This is the promise, the Word of God Jesus himself stands in and from more and more fully --- even as he stands more and more clearly under the shadow of the cross; it is the promise in and through which he has been formed by prayer and struggle, by encounter after encounter of both love and rejection as his own sacred heart was enlarged and shaped into an image of the Living God. It is the promise which is the content of his own faith and the nature of the divine heart of the One he calls Abba. It is the living Promise he incarnates in our workl.

And so Jesus moves into the lion's den, so to speak; he casts out the money changers, takes up his place as teacher and in this way promises to make of this Temple and the whole of creation a house of prayer. His actions are provocative. They are a final instance of Jesus speaking truth to power, where the Divine promise encounters the world so in need of and hungry for that promise --- and also so implacably opposed to it. Jesus' action here will bring the entire establishment, both Jewish and Roman, down on his own head. And it will inaugurate the final showdown, the definitive encounter between godless death and the promise of a God who loves us with a love that is stronger than even godless death.

And the outcome of that showdown is well known to us. In Christ, the Love that is Stronger than death was subjected to death, even godless death; it was allowed to descend to the depths of that reality, and transformed it into the sacramental place where we may meet this Promise face to face. Cross and resurrection. The love of God encounters the very worst that human beings can do to one another, the very worst that human beings fear and build more and more securely into their world and relationships. And, in the face of death the Promise we call God is proven to be true: God loves us freely, gratuitously, prodigally, with a love that indeed is stronger than sin and sinful godless death.

The call we have each been given is the call to hang onto and be People of the Promise. This is the essence of faith. It is also the essence of prophecy, for to be People of the Promise is to speak and act with a power that changes reality. It is to speak and act in ways which accomplish the will of God in our world. But to be prophets in this way is not comfortable. As Revelations tells us the Promise is sweet like honey on our tongues. Our first contact with it as we take it into ourselves is wonderful in this way, but as we really digest it, take it into ourselves more deeply, it will also sour our stomachs. It will require that more and more deeply and extensively we speak truth to power in our own lives. It will mean that we confront the powers of sin and death still at work in our world with the Promise, the Living reality, of a Love that is stronger than death, a Love that does justice wherever it is truly spoken/enacted. As Christians --- priests, prophets, and rulers who are formed in and from this Promise this is always our vocation.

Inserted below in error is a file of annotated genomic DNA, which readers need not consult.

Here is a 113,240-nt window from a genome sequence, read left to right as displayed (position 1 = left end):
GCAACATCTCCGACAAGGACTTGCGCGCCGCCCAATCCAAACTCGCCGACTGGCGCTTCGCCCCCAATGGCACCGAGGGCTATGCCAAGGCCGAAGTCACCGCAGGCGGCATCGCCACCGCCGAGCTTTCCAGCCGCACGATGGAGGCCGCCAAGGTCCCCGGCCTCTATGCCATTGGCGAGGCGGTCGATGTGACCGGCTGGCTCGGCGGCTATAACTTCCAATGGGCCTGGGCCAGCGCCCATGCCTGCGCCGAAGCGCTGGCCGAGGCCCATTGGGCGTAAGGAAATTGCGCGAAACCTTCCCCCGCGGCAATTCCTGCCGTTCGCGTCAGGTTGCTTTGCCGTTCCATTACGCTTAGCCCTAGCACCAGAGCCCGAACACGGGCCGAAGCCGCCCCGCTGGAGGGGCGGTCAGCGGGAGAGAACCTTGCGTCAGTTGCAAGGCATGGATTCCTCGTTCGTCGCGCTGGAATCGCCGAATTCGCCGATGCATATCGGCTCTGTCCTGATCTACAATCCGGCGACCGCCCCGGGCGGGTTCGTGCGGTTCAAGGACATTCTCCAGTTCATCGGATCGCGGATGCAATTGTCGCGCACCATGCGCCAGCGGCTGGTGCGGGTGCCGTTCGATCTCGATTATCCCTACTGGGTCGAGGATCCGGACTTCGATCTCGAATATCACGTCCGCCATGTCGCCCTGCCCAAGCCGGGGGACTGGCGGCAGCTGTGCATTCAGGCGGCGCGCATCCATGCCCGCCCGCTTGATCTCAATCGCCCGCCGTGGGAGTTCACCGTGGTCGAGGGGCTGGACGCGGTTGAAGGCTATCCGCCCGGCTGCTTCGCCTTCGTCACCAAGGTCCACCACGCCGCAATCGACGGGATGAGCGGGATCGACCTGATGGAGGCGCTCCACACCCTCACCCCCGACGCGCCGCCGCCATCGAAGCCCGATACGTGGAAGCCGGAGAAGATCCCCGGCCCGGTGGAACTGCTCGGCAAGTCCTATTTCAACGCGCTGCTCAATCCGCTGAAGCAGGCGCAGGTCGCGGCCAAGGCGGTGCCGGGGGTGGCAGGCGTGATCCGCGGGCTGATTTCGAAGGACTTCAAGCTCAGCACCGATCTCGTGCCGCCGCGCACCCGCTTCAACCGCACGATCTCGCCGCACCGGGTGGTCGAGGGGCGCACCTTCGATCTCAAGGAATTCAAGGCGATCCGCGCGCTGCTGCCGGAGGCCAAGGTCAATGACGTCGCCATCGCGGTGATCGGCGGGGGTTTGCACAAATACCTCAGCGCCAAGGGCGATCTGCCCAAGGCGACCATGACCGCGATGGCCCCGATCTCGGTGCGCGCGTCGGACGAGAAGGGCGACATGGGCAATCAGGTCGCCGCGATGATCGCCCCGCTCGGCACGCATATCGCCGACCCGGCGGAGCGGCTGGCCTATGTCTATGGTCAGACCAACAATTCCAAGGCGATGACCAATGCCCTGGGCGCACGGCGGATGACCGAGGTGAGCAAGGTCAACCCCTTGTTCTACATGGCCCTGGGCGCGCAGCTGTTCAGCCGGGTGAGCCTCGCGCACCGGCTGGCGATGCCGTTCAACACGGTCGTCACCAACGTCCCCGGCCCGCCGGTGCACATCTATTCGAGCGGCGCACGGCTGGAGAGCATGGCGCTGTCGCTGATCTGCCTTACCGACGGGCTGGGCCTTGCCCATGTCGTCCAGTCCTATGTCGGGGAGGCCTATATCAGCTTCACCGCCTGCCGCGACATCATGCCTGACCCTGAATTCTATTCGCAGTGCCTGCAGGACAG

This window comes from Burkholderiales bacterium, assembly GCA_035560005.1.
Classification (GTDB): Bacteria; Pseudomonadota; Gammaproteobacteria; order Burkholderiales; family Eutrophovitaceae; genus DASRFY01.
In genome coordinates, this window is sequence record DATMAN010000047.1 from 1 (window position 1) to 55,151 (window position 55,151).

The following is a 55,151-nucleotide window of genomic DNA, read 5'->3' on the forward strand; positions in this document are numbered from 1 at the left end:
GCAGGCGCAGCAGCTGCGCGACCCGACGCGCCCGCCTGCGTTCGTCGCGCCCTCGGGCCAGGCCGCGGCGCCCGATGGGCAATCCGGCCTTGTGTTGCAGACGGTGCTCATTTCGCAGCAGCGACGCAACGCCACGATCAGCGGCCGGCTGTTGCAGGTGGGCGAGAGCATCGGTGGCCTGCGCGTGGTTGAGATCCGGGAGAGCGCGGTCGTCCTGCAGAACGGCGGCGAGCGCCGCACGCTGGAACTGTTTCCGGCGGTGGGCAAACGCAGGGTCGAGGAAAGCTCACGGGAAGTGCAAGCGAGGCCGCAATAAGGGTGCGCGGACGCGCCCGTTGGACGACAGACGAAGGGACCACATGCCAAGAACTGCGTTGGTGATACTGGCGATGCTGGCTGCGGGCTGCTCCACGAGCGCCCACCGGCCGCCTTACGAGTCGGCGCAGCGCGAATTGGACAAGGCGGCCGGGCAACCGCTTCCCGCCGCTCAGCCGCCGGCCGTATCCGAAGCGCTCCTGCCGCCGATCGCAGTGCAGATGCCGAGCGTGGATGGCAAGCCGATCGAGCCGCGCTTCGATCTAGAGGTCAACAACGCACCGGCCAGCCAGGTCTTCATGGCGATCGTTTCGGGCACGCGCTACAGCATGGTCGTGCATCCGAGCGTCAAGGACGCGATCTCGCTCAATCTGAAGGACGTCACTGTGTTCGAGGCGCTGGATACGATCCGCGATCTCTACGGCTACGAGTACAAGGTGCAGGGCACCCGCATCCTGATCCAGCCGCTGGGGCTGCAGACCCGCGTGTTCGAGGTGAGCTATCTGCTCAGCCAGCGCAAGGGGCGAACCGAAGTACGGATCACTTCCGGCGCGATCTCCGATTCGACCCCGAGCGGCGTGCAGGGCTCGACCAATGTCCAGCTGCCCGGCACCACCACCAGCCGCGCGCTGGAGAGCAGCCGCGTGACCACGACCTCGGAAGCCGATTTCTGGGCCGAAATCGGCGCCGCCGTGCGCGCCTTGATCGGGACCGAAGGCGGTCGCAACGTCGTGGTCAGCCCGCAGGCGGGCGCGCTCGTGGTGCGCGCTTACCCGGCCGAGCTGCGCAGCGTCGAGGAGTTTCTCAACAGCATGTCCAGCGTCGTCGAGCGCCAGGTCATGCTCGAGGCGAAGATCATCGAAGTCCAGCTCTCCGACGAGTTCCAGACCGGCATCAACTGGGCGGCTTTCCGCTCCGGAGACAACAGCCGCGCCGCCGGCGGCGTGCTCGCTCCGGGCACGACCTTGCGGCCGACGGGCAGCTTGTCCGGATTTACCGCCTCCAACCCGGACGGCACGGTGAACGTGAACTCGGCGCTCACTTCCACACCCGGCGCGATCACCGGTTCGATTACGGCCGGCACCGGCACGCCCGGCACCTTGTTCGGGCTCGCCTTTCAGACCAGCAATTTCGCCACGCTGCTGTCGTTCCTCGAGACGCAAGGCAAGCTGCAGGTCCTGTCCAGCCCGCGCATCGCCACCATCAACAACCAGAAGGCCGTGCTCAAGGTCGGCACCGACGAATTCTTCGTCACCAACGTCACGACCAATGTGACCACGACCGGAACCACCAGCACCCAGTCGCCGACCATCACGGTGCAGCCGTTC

As we approach the end of our liturgical year and the Feast celebrating the sovereignty  (Kingship) of Christ, the urgency with which we are called to embrace this prophetic call today cannot be underestimated I think --- not because Jesus' own mission failed but because it did not. Thus too, through the crucified, risen and ascended Christ, it must continue in us. We must be People of the Promise, prophets and priests of a love that does justice and speaks and sings the future into existence. In this way God continues to create a new heaven and a new earth where (he) is truly all in all.